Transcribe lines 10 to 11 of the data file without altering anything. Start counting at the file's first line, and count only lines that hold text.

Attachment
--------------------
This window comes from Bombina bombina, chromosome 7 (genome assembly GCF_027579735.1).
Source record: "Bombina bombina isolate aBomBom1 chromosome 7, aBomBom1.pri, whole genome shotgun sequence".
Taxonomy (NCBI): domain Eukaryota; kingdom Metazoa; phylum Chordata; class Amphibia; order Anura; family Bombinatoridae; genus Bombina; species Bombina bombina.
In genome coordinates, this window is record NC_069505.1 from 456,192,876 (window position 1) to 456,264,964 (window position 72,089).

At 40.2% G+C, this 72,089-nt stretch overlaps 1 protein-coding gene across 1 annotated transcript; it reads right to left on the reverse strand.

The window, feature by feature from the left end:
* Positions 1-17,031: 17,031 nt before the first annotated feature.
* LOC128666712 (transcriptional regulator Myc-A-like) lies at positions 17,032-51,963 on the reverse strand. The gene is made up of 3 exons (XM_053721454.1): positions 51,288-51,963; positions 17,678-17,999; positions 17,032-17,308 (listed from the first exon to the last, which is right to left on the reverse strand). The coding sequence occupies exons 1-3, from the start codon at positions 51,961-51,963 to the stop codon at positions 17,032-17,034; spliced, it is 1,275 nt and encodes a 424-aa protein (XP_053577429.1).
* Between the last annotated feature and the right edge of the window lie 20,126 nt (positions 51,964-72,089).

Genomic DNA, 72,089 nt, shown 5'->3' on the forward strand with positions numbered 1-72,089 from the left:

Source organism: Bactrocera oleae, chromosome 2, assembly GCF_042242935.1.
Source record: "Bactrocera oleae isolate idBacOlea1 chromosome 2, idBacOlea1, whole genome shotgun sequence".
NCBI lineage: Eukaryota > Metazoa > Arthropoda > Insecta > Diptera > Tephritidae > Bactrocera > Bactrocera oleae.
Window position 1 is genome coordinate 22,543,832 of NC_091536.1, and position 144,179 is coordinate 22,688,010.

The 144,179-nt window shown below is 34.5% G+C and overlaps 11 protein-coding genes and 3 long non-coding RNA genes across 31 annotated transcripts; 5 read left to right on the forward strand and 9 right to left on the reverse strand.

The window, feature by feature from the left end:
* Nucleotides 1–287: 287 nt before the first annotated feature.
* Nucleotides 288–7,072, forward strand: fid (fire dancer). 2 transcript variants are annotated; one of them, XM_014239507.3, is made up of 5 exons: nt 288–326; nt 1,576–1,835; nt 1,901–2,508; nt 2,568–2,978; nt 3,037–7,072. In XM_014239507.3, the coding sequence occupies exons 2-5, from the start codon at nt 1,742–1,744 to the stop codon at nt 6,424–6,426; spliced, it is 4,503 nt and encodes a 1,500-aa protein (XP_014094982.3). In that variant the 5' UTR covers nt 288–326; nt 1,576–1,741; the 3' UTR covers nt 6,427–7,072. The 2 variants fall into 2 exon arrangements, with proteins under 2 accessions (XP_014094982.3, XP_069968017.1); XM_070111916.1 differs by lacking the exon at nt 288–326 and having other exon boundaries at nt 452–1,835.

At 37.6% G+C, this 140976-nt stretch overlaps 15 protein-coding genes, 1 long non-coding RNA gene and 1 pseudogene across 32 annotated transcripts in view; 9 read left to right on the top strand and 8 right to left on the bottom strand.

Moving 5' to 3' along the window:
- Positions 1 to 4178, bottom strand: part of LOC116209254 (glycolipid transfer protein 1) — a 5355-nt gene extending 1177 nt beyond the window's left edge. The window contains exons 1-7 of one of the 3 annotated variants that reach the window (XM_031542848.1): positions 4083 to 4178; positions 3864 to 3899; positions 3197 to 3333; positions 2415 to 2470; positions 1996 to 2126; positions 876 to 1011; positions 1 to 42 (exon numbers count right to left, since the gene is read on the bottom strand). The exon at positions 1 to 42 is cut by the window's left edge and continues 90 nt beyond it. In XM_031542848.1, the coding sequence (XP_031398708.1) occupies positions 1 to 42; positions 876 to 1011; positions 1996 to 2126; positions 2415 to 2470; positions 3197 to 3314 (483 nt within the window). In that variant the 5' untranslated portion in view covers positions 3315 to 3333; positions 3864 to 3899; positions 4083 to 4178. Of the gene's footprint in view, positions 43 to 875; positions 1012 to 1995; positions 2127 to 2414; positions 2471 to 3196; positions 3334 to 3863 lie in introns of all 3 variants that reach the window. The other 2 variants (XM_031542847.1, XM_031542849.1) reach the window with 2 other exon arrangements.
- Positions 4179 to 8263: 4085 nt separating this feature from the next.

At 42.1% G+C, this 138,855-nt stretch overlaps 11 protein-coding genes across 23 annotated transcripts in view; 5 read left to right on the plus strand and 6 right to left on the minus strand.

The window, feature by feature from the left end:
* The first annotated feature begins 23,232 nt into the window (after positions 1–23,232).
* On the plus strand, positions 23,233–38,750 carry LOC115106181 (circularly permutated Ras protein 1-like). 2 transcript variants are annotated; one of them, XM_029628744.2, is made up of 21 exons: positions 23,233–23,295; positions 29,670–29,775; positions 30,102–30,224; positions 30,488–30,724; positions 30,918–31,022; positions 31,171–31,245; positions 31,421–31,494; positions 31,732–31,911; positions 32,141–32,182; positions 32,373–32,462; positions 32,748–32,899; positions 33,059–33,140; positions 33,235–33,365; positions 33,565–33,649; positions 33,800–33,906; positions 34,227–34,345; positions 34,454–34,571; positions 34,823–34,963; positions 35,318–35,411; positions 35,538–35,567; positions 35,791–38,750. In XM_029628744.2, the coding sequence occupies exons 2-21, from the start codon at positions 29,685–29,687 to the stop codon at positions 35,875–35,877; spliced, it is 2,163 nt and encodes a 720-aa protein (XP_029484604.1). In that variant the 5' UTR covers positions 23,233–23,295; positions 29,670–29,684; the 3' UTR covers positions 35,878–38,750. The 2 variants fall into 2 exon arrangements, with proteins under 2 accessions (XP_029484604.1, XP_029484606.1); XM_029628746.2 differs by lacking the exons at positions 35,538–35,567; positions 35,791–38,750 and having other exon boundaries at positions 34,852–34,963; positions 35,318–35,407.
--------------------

Genomic DNA, 72,089 nt, shown 5'->3' on the forward strand with positions numbered 1-72,089 from the left:

Source organism: Bactrocera oleae, chromosome 2, assembly GCF_042242935.1.